And I would say the more predictable line here is that his campaign believes this is good for Trump just in the way that they believe that impeaching the President would be good for the President electorally as well because it helps further this partisan divide and helps the President with this message that he`s been fueling through either explicitly racist language or through more coded language which is that, you know, the subsidiary of Republicans versus Democrats being this is a racial batter, you know, whites versus minorities, invaders, all of this really damaging rhetoric that the President has been consistently using.

But you know, at the end of the day, I can`t quite see practically the means that -- what exactly the Democratic candidates hope to achieve by calling the President a white supremacist other than checking a box.  I`m not sure necessarily there`s any other Republicans out there who are going to hear, you know, Elizabeth Warren call him a white supremacist and therefore change their minds.

WILLIAMS:  Eliza, same question, though, I imagine neither option is great for our country.

ELIZA COLLINS, THE WALL STREET JOURNAL POLITICAL REPORTER:  Right.  Well, I think Jacqueline`s point about Republicans being swayed either way, I think the sort of mainstream Republicans that the Trump campaign is arguing it will help them with, I have my doubts.  This President has done all sorts of things and if they are sticking with him or they have left him, they`re probably aren`t going to be swayed.

But, what Democrats do wrestle with the white supremacist comment and this might be what the campaign is sort of clinging on to is what happened in 2016 when Hillary Clinton called some of the President`s supporters deplorable and the Trump campaign really use that and said she thinks that you are deplorable and for voting for this person.  And it really item emboldened his base.  And I think Trump supporters are hoping that something like this will -- they can open it up to the base by saying, you know, by saying that this President that you support is white supremacist, they are saying you are white supremacist.

Now, I -- we saw Elizabeth Warren, she is not saying that.  Democrats are not saying.  They are being very careful to push this right at the President`s feet only but that is a risk and I think that is something that the President`s allies might be sort of hoping they can do with these comments.

WILLIAMS:  Jackie, tell us about your reporting on Charlie Cook.  I`m going to go ahead and assume that most folks watching this channel at this hour on a Friday night know the name Charlie Cook.  If they aren`t subscribers, they know that the "Cook Political Report" has been one of the bibles of political reporting in this country over decades.  What is he prepared to declare?

ALEMANY:  Yes, well, and actually I think our conversation about the term white supremacy really segues perfectly into this conversation.  So what Charlie Cook is arguing in the 2020 political almanac is that the President is actually more of an underdog than I think people are assuming despite, you know, a lot of the Democratic bedwetting, hand ringing and a lot of the columnist who have been saying, you know, this election is a done deal, Democrats have lurched too far left.  And to the President`s incumbency advantages is too great to overcome.  But actually a lot of the historical factors that works to the President`s advantage are unlikely to be repeated this time around.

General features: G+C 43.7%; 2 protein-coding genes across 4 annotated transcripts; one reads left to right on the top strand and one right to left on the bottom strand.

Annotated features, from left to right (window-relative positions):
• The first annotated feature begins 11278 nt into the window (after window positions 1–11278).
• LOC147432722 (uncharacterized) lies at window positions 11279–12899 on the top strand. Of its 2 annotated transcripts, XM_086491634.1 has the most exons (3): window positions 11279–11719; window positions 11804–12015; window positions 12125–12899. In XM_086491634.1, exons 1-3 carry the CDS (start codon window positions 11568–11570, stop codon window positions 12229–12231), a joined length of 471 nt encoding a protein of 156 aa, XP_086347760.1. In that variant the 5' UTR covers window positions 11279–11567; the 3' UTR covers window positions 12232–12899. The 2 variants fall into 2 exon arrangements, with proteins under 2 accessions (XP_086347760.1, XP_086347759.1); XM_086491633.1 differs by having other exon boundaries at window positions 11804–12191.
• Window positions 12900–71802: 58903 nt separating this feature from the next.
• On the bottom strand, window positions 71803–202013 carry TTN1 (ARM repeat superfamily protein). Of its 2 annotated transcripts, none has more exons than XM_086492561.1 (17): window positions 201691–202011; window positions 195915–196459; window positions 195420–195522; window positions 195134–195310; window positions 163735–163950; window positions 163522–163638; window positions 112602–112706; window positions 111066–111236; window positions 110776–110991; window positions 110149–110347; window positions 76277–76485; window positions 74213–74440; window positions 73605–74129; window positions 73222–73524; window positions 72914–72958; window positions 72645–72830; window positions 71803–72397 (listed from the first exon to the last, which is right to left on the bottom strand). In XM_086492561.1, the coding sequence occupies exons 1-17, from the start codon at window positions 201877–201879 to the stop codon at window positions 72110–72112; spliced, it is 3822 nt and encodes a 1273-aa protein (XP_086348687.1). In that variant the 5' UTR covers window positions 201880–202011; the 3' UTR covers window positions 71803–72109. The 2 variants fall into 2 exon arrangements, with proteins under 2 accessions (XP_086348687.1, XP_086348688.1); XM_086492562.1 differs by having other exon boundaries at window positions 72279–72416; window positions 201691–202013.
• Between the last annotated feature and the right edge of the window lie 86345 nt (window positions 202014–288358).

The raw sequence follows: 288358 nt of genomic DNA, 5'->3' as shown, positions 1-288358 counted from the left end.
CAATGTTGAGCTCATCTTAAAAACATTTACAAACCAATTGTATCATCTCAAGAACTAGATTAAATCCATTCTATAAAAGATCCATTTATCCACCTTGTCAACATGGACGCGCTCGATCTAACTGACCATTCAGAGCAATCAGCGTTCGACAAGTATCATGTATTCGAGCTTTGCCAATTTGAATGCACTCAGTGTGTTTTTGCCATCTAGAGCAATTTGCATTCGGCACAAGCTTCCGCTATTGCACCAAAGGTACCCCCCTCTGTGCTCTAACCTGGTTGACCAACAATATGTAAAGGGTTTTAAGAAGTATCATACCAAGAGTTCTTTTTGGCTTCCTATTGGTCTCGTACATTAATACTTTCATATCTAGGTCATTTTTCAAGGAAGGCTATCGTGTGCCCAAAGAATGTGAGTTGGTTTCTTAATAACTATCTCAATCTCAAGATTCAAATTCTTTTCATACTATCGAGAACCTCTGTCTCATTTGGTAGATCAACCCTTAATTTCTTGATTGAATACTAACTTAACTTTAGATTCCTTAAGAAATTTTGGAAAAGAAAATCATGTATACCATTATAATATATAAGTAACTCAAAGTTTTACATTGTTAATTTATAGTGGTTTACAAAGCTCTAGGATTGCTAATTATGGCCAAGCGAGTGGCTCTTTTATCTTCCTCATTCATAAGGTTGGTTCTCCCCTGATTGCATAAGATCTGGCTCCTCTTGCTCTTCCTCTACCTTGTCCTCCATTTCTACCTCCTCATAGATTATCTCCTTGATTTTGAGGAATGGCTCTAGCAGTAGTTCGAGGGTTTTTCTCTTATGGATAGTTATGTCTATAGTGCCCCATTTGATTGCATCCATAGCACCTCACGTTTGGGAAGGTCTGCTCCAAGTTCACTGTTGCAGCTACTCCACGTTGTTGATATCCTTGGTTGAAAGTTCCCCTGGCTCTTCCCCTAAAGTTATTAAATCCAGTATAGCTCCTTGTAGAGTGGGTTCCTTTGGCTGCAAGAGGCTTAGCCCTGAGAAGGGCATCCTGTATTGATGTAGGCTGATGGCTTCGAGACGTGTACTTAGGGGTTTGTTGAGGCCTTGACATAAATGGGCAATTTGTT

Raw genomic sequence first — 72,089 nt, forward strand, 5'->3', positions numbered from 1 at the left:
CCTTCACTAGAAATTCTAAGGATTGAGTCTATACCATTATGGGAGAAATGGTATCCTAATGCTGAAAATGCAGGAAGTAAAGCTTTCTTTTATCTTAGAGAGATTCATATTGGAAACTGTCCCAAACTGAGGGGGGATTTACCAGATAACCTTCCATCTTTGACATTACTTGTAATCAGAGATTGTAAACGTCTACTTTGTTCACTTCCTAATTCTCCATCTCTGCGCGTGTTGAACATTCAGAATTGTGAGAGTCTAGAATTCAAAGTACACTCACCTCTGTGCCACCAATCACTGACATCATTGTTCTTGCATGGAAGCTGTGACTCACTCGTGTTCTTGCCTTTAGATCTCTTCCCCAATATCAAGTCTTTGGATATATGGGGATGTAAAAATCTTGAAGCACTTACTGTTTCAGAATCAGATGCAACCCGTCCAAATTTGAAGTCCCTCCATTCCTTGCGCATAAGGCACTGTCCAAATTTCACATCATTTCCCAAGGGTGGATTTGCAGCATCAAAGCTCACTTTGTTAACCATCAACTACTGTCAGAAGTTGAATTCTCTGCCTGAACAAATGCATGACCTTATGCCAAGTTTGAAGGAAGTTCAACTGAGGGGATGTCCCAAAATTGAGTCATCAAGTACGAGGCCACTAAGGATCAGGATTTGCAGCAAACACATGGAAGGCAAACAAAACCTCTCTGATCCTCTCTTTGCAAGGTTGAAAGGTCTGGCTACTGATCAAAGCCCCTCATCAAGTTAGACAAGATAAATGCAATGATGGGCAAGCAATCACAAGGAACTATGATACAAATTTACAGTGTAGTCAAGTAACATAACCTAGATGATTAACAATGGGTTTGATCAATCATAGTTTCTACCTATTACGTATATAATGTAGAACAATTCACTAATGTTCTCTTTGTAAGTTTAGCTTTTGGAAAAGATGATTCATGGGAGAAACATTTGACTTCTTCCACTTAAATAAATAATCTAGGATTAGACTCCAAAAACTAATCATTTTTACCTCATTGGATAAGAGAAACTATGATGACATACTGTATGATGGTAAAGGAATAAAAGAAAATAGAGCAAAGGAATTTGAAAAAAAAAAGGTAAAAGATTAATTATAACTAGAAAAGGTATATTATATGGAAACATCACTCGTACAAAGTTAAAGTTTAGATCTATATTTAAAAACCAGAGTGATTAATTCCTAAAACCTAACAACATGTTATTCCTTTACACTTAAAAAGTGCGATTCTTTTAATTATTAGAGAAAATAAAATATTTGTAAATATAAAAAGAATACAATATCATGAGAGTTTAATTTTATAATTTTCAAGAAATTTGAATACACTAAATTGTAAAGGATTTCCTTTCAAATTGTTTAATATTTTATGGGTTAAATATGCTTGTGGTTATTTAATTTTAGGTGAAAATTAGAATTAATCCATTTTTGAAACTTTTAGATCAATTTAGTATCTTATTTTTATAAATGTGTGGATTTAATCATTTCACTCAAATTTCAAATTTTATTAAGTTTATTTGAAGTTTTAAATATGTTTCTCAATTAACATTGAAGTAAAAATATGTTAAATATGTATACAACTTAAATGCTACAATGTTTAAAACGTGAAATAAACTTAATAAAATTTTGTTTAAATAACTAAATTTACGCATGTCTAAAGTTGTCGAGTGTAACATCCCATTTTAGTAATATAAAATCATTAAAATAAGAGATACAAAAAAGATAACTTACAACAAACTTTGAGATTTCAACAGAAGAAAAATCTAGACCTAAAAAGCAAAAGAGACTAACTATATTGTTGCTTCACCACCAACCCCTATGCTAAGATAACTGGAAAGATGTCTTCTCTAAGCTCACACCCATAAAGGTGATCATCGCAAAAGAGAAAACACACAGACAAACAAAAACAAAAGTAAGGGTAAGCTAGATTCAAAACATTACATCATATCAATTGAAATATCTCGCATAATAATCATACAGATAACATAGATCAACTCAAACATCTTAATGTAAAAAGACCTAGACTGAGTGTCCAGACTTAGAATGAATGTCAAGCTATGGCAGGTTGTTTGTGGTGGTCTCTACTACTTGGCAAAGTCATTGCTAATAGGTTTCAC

And one of those being that -- is that the President was, you know, it was a historically unfavorable candidate running against a historically unfavorable candidate.  All-time lows.  That`s not going to happen again.  Hillary Clinton is not in the race.  What, you know, Charlie Cook referred to as the Hillary factor.

There`s also the fact that it`s unlikely that the President would win the Electoral College again without winning the popular vote.  That was the first time in 140 years that that it happened.

And then there`s also this idea that the President`s approval ratings are really fixed.  And that`s where I think this white supremacy argument comes into play.  There are a fixed amount of people, roughly 35 percent who worked solidly on the President side, no matter what he, no matter what`s called, they are Trump supporters.  Then there is this 45 percent which are firmly opposed to the President.  So that leaves about a 20 percent, you know, portion of the electorate that is the swing or consist of swing voters.

And it`s these people who I think that, you know, the President is going to have to go beyond speaking to his base in order to attract, he`s going to have to win about two thirds of those in order to beat Democrats.  And Democrats as well have to, you know, potentially temper their rhetoric in order to attract that 20 percent.

WILLIAMS:  And Eliza, what is the 32nd version of what`s going on with Bernie Sanders and his campaign?

COLLINS:  Well Bernie Sanders is one of the candidates that Republicans are saying is too far left out of the mainstream.  But what he has really done is he is kind of created that what he was talking about in 2016 has actually become a reality for much of the field.  And so he`s not necessarily very unique.  And while he is in second or third place in most polls, he`s not really rising but we are seeing people like Elizabeth Warren who has very similar policies, she is rising.

So Sanders is trying to kind of do something different here and one of those things is actually talking about himself.  So, looking at all these candidates, a lot of politicians are able to tell their personal story.  You know, I`ve been to a lot of these speeches.  They talk about growing up lower class or, you know, their parents struggling to make ends meet.  This is something Bernie Sanders does not talk about a lot but is starting to just sort of distinguish himself.

He is -- his father was an immigrant from Poland and so we saw him talk about it this week with this anti-immigrant manifesto coming out of the El Paso shooting.  He was connecting that saying, you know, I know what it`s like to grow up in an immigrant family.  And it`s something that is really rare for Bernie Sanders and so we may be seeing that more as he tries to stand out.